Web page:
- Kathleen Henderson Staudt
- I work as a teacher, poet and spiritual director at a number of institutions in the DC area. My teaching focuses in various ways on writing, poetry, Spirituality and Christian vocation and ministry - especially from the point of view of the laity. I also offer classes and retreats encouraging people to explore their inner lives, engage their creativity and reflect on their beliefs about God, vocation, and how we can discern and pursue new ways to transform our broken world. I enjoy speaking of faith in the secular academy as well as reminding those preparing for ministry in the Church that our primary purpose is to love and serve the world beyond the church's doors. I love helping people to grow in faith and to find their own voices, and I also love encouraging them to use their minds. I see no contradiction between these impulses, believing as I do that faith, reason and creativity work together.
Wednesday, October 14, 2009
Hearing the Words of the Greek New Testament
Also on episcopal cafe
Call me a nerd if you like, but this past August, my end-of-summer treat to myself was to sit in on the three week intensive course in New Testament Greek that the seminary offers to incoming students. Students required to take a Biblical language expressed some surprise that someone would choose this, but people who know me and my love of language and languages predicted: “You’ll get hooked.” And they were right.
Even now, with my time more limited by the regular semester, I am trying to show up once a week for the continuation of the introductory course. It’s an exercise in humility; my brain is getting pretty full-up with verb forms and noun endings and vocabulary, and I’ve got a generous colleague and student TA reading my often muddled papers and quizzes. But I’m also finding that it’s a return to “vacation mode” for me when I can spend a couple of hours drilling on my flashcards, and solving the intriguing word-puzzles posed by the Greek-English translation exercises, and the “aha” moments that come with translating passages from the Septuagint and the Greek New Testament.
The reward, for me, comes in moments of exquisite clarity, when a passage from Scripture, familiar in English, suddenly makes sense to me in its own language. It began with learning to read and pronounce the alphabet. Words which previously looked like hen scratches on the page began to sound, and sing. Our teacher wisely provided us with the Greek of the first chapter of John, mixed in with the course materials, not assigned, but just there for our perusal.. Within the first week, I found I could transcribe and read: “En arche eyn ho logos” I puzzled it out: ”En Arche” “En" for “In” “arche” like “archeologist. In the beginning. Then a little word – likely to be a form of “to be” and a word I recognized: “Logos” - Word – and there it was – with the sudden immediacy of poetry: “In the beginning was the Word”.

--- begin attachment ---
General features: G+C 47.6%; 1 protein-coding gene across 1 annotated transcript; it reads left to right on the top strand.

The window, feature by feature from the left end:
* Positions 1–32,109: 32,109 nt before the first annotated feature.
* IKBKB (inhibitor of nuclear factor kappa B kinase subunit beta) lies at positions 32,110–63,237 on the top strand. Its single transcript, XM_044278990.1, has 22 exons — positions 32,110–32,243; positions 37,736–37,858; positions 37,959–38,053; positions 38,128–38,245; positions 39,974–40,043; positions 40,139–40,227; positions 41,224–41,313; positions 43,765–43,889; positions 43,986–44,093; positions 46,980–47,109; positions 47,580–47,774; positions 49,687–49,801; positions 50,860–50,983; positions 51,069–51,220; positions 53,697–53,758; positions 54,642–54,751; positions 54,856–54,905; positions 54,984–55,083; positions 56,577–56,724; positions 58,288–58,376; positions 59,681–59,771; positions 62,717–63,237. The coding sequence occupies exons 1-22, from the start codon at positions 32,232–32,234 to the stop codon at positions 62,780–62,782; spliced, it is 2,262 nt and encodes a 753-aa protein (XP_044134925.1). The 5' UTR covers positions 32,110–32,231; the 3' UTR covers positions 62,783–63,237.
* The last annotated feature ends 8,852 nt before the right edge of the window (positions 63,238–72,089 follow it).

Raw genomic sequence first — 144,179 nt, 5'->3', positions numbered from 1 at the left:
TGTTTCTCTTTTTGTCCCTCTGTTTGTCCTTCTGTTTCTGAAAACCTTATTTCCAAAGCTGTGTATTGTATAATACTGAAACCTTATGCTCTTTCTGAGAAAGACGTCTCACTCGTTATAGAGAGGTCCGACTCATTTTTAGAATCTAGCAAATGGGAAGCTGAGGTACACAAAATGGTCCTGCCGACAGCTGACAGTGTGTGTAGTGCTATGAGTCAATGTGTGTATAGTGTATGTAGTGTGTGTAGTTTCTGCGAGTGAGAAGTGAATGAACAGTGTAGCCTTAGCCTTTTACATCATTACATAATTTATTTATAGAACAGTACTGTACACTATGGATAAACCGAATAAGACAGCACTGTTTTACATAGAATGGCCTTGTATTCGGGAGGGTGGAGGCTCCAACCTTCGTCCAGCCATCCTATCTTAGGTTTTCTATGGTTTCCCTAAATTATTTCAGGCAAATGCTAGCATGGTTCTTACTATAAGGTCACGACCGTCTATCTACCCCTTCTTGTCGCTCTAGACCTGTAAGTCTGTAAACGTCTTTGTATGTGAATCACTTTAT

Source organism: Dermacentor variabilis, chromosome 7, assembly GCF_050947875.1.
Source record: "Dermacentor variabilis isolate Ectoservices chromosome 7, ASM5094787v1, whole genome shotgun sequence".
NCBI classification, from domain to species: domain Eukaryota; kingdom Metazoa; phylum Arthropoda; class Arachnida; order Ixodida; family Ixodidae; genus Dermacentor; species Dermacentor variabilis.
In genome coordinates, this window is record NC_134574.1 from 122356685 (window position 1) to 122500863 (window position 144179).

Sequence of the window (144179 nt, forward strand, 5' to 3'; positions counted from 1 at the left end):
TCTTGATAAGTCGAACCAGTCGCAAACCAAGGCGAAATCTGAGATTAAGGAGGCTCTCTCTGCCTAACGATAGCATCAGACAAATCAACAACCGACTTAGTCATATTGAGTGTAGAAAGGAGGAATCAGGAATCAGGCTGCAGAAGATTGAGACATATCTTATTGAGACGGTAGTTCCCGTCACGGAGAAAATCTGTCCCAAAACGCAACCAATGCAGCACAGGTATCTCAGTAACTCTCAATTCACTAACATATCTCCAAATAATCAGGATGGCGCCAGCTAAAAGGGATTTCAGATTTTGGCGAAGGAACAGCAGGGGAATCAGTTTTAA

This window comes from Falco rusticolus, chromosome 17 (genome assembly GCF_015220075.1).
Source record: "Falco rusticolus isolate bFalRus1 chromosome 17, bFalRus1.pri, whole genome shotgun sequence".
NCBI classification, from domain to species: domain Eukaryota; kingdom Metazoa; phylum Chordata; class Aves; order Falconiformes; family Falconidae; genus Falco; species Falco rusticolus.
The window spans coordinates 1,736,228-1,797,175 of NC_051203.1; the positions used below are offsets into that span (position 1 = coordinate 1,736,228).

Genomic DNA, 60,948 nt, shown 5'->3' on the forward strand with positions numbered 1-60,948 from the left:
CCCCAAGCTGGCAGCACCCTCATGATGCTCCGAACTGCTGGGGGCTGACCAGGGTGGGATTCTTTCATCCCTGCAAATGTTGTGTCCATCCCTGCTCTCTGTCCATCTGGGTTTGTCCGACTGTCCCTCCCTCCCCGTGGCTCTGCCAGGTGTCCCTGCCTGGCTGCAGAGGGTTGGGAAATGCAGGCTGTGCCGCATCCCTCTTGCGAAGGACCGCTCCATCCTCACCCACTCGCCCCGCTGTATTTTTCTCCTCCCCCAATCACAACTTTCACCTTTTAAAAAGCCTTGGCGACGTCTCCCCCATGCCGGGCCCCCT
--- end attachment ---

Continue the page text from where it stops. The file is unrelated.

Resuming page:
Naturally, I looked further down the page, wondering what John 1:14 would look like in Greek. I could just sound out: : “Kai ho logos sarx egeneto” (And the word was made flesh) “Sarx” – like sarcophagus. Flesh, mortality. I remembered Bible studies where someone told us that there are 2 words for “body” in Greek – “sarx” and “soma” – and this is the one that is the gritty, fleshly, mortal one: even the sound conveys it: “sarx” – the sound sharp and guttural next to the smoothness of “logos”. There it was: the poetry emerging from what was once looked to me like secret code: now the words were singing.
“It’s like being there,” a friend remarked to me, telling of her experience gaining fluency in Biblical languages and reading the texts. I doubt I’ll ever reach her level of fluency but I’m learning enough now to receive in a new way the poetry of the New Testament – in the language it was written in – and so in the word themselves, now new gifts to me.
All this has me reflecting further – in ways for which I there are no words – about a reality that we meet, by God’s grace, within our humanity. Reading Scripture, I am receiving in words the revelation of a God who has chosen to come to us in ways that meet our humanity--our language--our bodies. En arche eyn ho logos. . . Kai ho logos sarx egeneto. It gives me the shivers. It’s like being there